Chelsea manager Emma Hayes believes women’s football in England would benefit from elements of the ‘Ultra’ culture her side thrillingly defied in Paris to reach the Champions League semi-finals.
Maren Mjelde’s dramatic last-minute goal saw Chelsea edge through with a 3-2 aggregate win after hosts Paris St Germain – roared on by a crowd approaching five figures – had outclassed the visitors and wiped out a two-goal first-leg deficit.
One week ago the discovery of drugs and weapons aboard a minibus of PSG fans bound for the first leg in London had raised fears of crowd trouble in the second leg in the French capital.
But Hayes relished the atmosphere and another notable attendance for the women’s game on the continent, in stark contrast to the United Kingdom where the Blues’ first leg attracted fewer than 3,000 people to the home of non-league Kingstonian.
Hayes said: “I think in England we’ve put in place a lot of the right infrastructure and the next step is now how we market the game to get bigger audiences.
“I’m very traditional about it – I think having the right presence in the local community is what matters. Hopefully with the win tonight and some success in the summer at the World Cup we can build on it again.
“That’s got to be the next big goal of the FA because the sport has reached a level where it warrants a crowd.”
Positioned on the halfway line, PSG’s vocal element sang and beat drums throughout, repeatedly igniting red flares as goals from Kadidiatou Diani and Shuani Wang – the latter after an horrendous error by Chelsea keeper Ann-Katrin Berger – pulled them level on aggregate.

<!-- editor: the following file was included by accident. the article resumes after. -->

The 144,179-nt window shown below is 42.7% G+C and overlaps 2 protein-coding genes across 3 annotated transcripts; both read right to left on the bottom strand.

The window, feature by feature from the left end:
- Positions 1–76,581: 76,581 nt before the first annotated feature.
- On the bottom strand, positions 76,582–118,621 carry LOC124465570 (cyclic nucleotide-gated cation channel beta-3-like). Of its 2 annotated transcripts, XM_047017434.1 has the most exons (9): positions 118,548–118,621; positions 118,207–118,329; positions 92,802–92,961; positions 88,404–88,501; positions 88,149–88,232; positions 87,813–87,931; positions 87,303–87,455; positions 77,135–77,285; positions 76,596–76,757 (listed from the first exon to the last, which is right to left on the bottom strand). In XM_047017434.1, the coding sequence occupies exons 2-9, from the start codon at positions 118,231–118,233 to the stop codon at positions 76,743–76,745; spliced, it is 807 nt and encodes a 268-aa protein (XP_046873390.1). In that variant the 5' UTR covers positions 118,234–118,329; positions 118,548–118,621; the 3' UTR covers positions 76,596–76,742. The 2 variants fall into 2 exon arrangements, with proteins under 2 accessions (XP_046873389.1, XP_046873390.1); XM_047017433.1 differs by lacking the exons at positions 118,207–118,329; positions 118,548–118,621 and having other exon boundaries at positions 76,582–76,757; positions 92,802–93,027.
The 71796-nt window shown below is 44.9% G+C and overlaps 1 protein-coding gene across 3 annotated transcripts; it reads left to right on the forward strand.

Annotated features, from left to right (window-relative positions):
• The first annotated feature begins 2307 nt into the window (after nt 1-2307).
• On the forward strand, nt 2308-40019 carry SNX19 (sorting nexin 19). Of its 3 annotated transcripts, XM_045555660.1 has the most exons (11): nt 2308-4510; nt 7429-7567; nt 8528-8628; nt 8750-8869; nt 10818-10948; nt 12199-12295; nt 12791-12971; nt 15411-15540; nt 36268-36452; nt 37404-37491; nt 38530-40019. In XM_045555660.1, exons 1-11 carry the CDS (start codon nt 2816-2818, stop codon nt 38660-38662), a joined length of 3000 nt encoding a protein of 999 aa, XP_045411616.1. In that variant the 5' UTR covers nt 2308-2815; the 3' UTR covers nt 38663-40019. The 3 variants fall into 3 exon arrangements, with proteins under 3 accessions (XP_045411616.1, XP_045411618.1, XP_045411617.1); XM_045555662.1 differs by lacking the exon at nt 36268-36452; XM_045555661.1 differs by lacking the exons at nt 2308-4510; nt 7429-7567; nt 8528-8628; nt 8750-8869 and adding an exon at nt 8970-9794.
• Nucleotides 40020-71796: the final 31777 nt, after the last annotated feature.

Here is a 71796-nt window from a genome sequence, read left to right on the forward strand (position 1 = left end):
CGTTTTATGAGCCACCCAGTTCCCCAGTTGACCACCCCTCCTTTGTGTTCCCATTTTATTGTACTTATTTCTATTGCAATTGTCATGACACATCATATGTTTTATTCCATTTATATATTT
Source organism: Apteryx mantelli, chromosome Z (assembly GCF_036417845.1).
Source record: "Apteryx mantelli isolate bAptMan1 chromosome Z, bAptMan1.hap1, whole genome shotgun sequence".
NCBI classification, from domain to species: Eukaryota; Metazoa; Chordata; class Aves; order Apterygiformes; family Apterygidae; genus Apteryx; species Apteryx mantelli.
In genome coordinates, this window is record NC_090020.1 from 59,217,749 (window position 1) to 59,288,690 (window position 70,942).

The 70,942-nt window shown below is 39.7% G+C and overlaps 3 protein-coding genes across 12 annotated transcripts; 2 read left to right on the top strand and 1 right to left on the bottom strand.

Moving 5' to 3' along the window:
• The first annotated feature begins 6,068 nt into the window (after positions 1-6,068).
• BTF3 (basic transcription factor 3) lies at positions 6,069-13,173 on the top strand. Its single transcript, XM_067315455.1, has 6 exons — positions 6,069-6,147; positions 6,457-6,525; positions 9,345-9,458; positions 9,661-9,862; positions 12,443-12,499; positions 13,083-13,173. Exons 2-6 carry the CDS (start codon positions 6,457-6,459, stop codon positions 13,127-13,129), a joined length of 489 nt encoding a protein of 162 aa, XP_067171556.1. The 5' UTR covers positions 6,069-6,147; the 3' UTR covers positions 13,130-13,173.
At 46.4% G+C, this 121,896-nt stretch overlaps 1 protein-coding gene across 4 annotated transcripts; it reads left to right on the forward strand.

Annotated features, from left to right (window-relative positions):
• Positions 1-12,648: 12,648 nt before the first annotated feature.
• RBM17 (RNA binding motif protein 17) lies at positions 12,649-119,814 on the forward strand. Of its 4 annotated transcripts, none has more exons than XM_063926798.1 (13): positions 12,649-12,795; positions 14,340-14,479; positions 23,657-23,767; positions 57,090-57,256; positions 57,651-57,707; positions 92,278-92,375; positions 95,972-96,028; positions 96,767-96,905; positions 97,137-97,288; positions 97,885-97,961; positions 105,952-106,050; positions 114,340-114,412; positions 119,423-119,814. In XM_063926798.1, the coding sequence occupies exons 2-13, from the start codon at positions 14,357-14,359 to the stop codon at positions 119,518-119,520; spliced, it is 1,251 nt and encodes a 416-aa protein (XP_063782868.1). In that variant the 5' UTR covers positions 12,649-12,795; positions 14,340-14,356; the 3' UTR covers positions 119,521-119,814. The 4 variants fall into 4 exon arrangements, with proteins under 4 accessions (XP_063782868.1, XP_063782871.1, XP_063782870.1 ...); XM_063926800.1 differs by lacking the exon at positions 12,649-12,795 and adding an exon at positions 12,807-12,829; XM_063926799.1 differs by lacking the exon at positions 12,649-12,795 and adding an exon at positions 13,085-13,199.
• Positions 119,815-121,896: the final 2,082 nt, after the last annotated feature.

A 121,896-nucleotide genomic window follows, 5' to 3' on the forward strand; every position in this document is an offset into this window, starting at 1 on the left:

With the decibel levels increasing, the PSG fans unfurled a series of banners – one read ‘Treated Like Criminals’, appearing to allude to their treatment in London last week, after which they had received the official backing of their club.
There was no hint of trouble before or during the game and the 50 or so Chelsea fans who had made the journey – and had little to shout about until Mjelde’s intervention – were housed in their own section well away from the ‘Ultras’.
The defender admitted the atmosphere had been “challenging” but reiterated Hayes’ hopes that a similarly febrile environment might one day develop on big nights in the British game.
Mjelde said: “I’ve played in front of a bigger crowd but never one as noisy as this one. PSG has amazing supporters – so do we, but not as many.
“It’s a good experience and hopefully it’s going to develop in England also. I’m just happy to see the popularity getting bigger across the whole of Europe.”
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